Research finds blood-thinning drugs may reduce dementia risk, Alzheimer's Society comments

New research published today suggests that blood-thinning drugs may be associated with reduction in dementia risk, as well as reducing the risk of stroke in patients with atrial fibrillation (AF).

The study, which is the largest ever to examine the link between anticoagulant treatment and dementia in AF patients, looked at data from Swedish registries for patients between 2006 and 2014. 

Researchers found that those taking drugs to prevent blood clots at the start of the study had a 29% lower risk of developing dementia than patients who were not on anticoagulant treatment. When researchers monitored the effect over a period of time, they found that patients who continued to take the drugs had a 48% reduction in risk of dementia.

James Pickett, Head of Research at Alzheimer’s Society says:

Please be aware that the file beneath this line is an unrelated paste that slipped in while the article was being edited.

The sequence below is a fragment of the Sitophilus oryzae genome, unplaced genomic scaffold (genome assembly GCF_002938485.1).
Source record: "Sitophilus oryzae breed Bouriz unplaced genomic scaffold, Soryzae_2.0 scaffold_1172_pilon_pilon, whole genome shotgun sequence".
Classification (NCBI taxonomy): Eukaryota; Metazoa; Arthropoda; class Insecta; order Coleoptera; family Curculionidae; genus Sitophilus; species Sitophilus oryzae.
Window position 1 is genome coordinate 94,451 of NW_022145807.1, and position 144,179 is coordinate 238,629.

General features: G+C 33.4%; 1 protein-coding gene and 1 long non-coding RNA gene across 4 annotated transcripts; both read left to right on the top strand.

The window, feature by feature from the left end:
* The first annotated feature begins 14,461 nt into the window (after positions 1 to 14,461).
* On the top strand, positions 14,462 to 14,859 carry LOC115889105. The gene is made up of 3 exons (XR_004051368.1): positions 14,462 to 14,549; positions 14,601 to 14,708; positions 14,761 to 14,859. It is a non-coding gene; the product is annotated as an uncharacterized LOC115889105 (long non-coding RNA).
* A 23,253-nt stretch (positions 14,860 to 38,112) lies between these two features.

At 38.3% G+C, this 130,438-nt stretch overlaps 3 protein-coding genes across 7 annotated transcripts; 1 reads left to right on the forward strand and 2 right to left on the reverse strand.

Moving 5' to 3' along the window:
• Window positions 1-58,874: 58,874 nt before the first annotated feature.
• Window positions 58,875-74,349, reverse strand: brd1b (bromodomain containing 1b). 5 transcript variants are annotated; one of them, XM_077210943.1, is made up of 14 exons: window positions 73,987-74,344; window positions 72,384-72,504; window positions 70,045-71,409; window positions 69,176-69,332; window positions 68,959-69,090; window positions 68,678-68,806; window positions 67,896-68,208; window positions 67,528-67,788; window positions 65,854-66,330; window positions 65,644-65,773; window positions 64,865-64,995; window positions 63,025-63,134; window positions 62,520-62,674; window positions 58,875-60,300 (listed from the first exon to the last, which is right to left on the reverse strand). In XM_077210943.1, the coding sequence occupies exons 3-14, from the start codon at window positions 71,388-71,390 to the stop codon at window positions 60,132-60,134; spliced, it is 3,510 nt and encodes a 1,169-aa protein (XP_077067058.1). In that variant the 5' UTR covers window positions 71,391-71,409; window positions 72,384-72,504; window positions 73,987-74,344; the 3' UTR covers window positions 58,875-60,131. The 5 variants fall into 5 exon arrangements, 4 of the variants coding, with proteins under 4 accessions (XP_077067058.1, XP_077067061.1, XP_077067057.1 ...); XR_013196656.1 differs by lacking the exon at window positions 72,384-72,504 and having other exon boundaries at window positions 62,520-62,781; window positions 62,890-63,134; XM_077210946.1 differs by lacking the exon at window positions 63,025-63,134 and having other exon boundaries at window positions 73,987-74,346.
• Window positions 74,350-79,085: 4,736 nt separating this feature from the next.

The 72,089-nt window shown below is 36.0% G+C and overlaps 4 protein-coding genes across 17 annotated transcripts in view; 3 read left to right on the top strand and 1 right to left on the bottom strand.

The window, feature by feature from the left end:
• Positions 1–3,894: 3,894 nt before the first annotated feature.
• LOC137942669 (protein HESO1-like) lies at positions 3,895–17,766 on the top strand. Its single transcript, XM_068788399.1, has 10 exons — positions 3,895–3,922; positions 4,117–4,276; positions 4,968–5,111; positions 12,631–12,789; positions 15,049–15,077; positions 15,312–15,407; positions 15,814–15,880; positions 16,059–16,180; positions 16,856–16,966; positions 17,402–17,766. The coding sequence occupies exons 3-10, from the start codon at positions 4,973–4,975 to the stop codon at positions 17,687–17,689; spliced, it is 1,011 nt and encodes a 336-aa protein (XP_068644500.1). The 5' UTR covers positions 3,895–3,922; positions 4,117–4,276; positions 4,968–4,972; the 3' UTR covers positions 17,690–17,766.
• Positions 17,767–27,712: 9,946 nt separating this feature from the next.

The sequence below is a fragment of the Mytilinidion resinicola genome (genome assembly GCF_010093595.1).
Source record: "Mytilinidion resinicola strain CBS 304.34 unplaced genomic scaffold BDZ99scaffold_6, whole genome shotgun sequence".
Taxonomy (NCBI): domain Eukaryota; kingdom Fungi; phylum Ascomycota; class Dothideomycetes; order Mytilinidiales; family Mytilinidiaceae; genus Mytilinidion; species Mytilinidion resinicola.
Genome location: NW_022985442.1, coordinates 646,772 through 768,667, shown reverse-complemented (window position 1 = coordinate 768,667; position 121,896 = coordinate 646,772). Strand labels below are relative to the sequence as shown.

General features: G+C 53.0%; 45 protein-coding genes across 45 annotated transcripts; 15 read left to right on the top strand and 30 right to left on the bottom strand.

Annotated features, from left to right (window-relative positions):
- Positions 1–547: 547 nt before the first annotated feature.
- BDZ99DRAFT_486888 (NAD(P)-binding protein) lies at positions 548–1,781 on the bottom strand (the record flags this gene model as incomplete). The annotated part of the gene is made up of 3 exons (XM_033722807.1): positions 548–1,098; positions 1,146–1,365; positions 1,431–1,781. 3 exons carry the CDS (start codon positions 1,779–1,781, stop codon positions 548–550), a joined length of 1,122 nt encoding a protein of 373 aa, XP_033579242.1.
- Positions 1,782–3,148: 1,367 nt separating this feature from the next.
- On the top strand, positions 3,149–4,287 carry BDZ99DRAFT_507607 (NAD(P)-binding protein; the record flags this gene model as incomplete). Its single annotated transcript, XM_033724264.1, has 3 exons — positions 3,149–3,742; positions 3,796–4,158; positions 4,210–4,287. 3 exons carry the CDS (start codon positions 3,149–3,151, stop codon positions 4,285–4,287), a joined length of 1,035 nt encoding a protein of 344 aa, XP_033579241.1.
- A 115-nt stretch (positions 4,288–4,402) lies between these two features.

'We know that what is good for your heart is good for your head. Because of this, many research studies are examining the benefits of treating problems with the blood and heart as a way to potentially prevent or slow down cognitive decline, including some funded by Alzheimer’s Society

'This large study suggests that anticoagulant drugs could reduce dementia risk in people with atrial fibrillation, but it cannot prove cause and effect. For instance, people that seek treatment for medical conditions may be generally healthier than those that don’t or other reasons might be at play. 

'If you have atrial fibrillation, make sure you have regular conversations with your doctor about the best treatment options for you. Taking good care of your heart in general is thought to be one of the best things to do to do reduce your risk of dementia. You can do this by keeping blood pressure in check, eating a healthy, balanced diet an taking regular physical exercise.'